'The elderly are at risk from opportunists' says Dr Alan Billings
In 1900 you would be lucky if you lived to see your 60th birthday.
Today, we would feel cheated if we didn’t get to enjoy a long retirement after decades of working.
But there is a downside to living longer and it is becoming a growing issue for the police as well as other public services.
As we get older, more and more of us are going to find ourselves troubled by forms of dementia – and this is leading to some serious crime and non-crime matters.
We may already be aware of some of the crimes, particularly fraud.
For instance, I recently came across the case of an elderly woman, who was suffering from dementia, and who had been persuaded by somebody claiming to be a ‘financial advisor’ to sign an equity release form.
This would have transferred a substantial sum of money from her mortgage company into her personal bank account.
We can guess what the ‘financial advisor’ was going to do next, can’t we?
By the time the police became involved, the woman herself had no memory of the advisor phoning, or of his coming to the house with documents for her to sign.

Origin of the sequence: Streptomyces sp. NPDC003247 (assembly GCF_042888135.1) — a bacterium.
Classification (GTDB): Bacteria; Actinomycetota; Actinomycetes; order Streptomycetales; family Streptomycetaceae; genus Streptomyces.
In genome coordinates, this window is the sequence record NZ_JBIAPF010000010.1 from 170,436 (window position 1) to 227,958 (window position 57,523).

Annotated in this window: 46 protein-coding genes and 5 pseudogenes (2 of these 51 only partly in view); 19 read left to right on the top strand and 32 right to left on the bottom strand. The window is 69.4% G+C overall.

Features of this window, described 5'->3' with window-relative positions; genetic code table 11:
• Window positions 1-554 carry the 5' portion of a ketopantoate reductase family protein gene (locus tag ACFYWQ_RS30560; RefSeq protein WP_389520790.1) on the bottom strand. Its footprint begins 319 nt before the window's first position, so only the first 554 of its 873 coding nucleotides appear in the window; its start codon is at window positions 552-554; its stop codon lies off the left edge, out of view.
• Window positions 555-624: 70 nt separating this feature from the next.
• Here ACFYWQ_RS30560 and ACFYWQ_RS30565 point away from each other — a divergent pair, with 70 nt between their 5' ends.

Many people are vulnerable in this way, and many are waiting to take advantage of them.
And it all begins with what is a seemingly innocuous phone call from someone who says they ‘just want to help.’
I learnt of another elderly dementia sufferer who is blind, goes out very little, lives alone and has few friends.
She is bombarded with calls by fraudsters on a daily basis who claim to be from BT or one of the utility companies.
It gets her down to the point where she is quite suicidal.
This has led me to give some funding to police officers who deal with this type of fraud regularly so that they can purchase and install units on the phones of vulnerable people in their communities will only let through calls from people they want to have contact with and block the rest.
But the unit notes the calls and enables the police to build intelligence nationally of this type of fraud and where it is coming from.
Fraudsters target the vulnerable. Some of today’s vulnerabilities are a consequence of what we would all want – long life.
So we need to think about whether anyone we know is like the two women I mention above and may need help.
And, hopefully, one day someone might do the same for us, because this type of vulnerability could happen to any of us.